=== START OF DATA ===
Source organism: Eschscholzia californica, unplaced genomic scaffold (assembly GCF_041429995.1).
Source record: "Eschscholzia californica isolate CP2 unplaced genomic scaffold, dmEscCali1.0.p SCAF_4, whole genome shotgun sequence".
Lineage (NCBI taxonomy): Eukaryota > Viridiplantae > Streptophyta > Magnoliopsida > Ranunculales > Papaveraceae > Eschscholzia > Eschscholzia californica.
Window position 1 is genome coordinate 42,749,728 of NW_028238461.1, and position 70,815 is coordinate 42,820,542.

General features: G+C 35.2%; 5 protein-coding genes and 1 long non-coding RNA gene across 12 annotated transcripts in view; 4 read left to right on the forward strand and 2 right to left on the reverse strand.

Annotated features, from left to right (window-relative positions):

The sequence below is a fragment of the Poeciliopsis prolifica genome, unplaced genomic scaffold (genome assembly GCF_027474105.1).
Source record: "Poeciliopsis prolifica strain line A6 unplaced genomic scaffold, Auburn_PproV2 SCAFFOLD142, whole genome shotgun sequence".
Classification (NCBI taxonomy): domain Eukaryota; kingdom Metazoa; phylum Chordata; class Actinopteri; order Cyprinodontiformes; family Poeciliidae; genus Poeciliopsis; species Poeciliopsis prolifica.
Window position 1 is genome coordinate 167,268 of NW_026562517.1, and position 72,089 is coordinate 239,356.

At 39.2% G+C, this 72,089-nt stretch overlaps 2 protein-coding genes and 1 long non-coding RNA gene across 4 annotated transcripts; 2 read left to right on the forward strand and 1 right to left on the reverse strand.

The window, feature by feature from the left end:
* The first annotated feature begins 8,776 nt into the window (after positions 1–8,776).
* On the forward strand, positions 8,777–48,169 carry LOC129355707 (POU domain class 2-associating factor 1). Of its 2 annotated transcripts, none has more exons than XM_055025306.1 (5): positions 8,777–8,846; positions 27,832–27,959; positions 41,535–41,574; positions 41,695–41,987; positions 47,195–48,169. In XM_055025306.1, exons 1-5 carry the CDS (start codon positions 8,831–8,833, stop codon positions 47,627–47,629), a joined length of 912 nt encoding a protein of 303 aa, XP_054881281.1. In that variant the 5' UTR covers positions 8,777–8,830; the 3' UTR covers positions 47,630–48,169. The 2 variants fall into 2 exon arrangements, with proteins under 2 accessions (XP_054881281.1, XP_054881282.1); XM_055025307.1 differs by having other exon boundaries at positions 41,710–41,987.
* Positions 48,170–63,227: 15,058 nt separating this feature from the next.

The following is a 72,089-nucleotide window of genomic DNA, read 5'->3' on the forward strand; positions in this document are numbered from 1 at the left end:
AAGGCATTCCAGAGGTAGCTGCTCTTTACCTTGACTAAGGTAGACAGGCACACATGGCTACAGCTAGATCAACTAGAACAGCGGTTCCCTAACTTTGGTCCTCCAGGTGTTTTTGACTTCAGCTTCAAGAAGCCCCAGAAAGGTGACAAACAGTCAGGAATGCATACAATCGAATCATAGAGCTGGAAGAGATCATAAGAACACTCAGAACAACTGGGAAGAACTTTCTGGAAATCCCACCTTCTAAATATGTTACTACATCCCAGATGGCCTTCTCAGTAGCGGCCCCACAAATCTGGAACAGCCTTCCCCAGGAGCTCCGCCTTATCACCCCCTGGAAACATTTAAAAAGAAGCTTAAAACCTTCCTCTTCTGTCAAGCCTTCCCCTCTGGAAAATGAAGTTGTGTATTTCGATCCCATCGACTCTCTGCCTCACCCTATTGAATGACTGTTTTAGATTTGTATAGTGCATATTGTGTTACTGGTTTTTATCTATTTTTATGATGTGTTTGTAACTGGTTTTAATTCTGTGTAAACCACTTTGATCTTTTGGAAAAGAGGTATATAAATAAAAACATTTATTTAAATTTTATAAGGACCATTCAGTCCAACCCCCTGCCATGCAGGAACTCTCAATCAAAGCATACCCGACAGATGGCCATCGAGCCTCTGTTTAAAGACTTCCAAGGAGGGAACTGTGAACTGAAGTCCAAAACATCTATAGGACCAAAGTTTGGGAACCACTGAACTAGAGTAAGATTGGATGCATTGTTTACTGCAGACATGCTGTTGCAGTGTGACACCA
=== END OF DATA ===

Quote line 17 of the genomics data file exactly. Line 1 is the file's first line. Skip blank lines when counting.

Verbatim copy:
AAGGCATTCCAGAGGTAGCTGCTCTTTACCTTGACTAAGGTAGACAGGCACACATGGCTACAGCTAGATCAACTAGAACAGCGGTTCCCTAACTTTGGTCCTCCAGGTGTTTTTGACTTCAGCTTCAAGAAGCCCCAGAAAGGTGACAAACAGTCAGGAATGCATACAATCGAATCATAGAGCTGGAAGAGATCATAAGAACACTCAGAACAACTGGGAAGAACTTTCTGGAAATCCCACCTTCTAAATATGTTACTACATCCCAGATGGCCTTCTCAGTAGCGGCCCCACAAATCTGGAACAGCCTTCCCCAGGAGCTCCGCCTTATCACCCCCTGGAAACATTTAAAAAGAAGCTTAAAACCTTCCTCTTCTGTCAAGCCTTCCCCTCTGGAAAATGAAGTTGTGTATTTCGATCCCATCGACTCTCTGCCTCACCCTATTGAATGACTGTTTTAGATTTGTATAGTGCATATTGTGTTACTGGTTTTTATCTATTTTTATGATGTGTTTGTAACTGGTTTTAATTCTGTGTAAACCACTTTGATCTTTTGGAAAAGAGGTATATAAATAAAAACATTTATTTAAATTTTATAAGGACCATTCAGTCCAACCCCCTGCCATGCAGGAACTCTCAATCAAAGCATACCCGACAGATGGCCATCGAGCCTCTGTTTAAAGACTTCCAAGGAGGGAACTGTGAACTGAAGTCCAAAACATCTATAGGACCAAAGTTTGGGAACCACTGAACTAGAGTAAGATTGGATGCATTGTTTACTGCAGACATGCTGTTGCAGTGTGACACCA